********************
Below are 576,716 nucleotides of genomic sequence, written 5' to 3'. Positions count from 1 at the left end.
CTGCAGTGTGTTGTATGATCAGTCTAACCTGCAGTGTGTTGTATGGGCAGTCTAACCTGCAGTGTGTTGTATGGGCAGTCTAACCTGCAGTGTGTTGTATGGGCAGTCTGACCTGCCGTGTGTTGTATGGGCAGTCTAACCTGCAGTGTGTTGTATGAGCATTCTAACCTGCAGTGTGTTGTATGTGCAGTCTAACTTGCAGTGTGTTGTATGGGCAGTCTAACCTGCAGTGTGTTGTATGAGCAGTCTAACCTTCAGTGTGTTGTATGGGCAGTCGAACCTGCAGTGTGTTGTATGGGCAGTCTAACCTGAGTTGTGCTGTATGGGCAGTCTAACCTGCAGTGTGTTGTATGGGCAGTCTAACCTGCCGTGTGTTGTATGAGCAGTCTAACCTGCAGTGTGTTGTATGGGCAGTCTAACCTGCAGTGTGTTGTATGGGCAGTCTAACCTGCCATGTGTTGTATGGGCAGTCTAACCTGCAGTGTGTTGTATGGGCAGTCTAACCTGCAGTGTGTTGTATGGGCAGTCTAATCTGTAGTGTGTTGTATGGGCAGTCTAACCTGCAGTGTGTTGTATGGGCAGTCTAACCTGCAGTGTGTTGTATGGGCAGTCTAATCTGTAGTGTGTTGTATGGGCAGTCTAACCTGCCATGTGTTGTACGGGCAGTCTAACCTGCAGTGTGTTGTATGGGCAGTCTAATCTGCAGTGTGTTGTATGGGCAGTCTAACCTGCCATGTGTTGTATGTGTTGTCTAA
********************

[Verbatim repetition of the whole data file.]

Below are 576,716 nucleotides of genomic sequence, written 5' to 3'. Positions count from 1 at the left end.
CTGCAGTGTGTTGTATGATCAGTCTAACCTGCAGTGTGTTGTATGGGCAGTCTAACCTGCAGTGTGTTGTATGGGCAGTCTAACCTGCAGTGTGTTGTATGGGCAGTCTGACCTGCCGTGTGTTGTATGGGCAGTCTAACCTGCAGTGTGTTGTATGAGCATTCTAACCTGCAGTGTGTTGTATGTGCAGTCTAACTTGCAGTGTGTTGTATGGGCAGTCTAACCTGCAGTGTGTTGTATGAGCAGTCTAACCTTCAGTGTGTTGTATGGGCAGTCGAACCTGCAGTGTGTTGTATGGGCAGTCTAACCTGAGTTGTGCTGTATGGGCAGTCTAACCTGCAGTGTGTTGTATGGGCAGTCTAACCTGCCGTGTGTTGTATGAGCAGTCTAACCTGCAGTGTGTTGTATGGGCAGTCTAACCTGCAGTGTGTTGTATGGGCAGTCTAACCTGCCATGTGTTGTATGGGCAGTCTAACCTGCAGTGTGTTGTATGGGCAGTCTAACCTGCAGTGTGTTGTATGGGCAGTCTAATCTGTAGTGTGTTGTATGGGCAGTCTAACCTGCAGTGTGTTGTATGGGCAGTCTAACCTGCAGTGTGTTGTATGGGCAGTCTAATCTGTAGTGTGTTGTATGGGCAGTCTAACCTGCCATGTGTTGTACGGGCAGTCTAACCTGCAGTGTGTTGTATGGGCAGTCTAATCTGCAGTGTGTTGTATGGGCAGTCTAACCTGCCATGTGTTGTATGTGTTGTCTAA